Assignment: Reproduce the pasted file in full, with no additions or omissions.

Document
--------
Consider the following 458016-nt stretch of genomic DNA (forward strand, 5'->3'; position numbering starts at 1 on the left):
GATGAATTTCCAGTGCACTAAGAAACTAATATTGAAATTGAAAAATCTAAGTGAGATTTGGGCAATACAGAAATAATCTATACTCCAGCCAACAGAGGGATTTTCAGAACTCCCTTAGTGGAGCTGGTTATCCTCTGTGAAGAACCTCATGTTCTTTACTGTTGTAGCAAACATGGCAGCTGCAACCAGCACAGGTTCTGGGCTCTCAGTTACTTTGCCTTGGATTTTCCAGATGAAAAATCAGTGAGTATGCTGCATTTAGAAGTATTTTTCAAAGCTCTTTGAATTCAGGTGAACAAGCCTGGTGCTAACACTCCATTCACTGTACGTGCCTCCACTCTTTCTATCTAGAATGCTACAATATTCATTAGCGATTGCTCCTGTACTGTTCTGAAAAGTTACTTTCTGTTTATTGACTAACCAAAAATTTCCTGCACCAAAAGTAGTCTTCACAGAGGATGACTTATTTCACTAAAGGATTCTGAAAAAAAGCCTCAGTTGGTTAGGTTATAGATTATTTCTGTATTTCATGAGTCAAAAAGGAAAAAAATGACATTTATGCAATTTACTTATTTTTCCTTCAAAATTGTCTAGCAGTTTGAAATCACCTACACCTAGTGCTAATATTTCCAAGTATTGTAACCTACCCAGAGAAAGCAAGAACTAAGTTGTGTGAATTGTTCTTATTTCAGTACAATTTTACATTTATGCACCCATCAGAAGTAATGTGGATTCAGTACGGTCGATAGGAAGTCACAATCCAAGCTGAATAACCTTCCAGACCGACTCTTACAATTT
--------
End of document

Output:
Consider the following 458016-nt stretch of genomic DNA (forward strand, 5'->3'; position numbering starts at 1 on the left):
GATGAATTTCCAGTGCACTAAGAAACTAATATTGAAATTGAAAAATCTAAGTGAGATTTGGGCAATACAGAAATAATCTATACTCCAGCCAACAGAGGGATTTTCAGAACTCCCTTAGTGGAGCTGGTTATCCTCTGTGAAGAACCTCATGTTCTTTACTGTTGTAGCAAACATGGCAGCTGCAACCAGCACAGGTTCTGGGCTCTCAGTTACTTTGCCTTGGATTTTCCAGATGAAAAATCAGTGAGTATGCTGCATTTAGAAGTATTTTTCAAAGCTCTTTGAATTCAGGTGAACAAGCCTGGTGCTAACACTCCATTCACTGTACGTGCCTCCACTCTTTCTATCTAGAATGCTACAATATTCATTAGCGATTGCTCCTGTACTGTTCTGAAAAGTTACTTTCTGTTTATTGACTAACCAAAAATTTCCTGCACCAAAAGTAGTCTTCACAGAGGATGACTTATTTCACTAAAGGATTCTGAAAAAAAGCCTCAGTTGGTTAGGTTATAGATTATTTCTGTATTTCATGAGTCAAAAAGGAAAAAAATGACATTTATGCAATTTACTTATTTTTCCTTCAAAATTGTCTAGCAGTTTGAAATCACCTACACCTAGTGCTAATATTTCCAAGTATTGTAACCTACCCAGAGAAAGCAAGAACTAAGTTGTGTGAATTGTTCTTATTTCAGTACAATTTTACATTTATGCACCCATCAGAAGTAATGTGGATTCAGTACGGTCGATAGGAAGTCACAATCCAAGCTGAATAACCTTCCAGACCGACTCTTACAATTT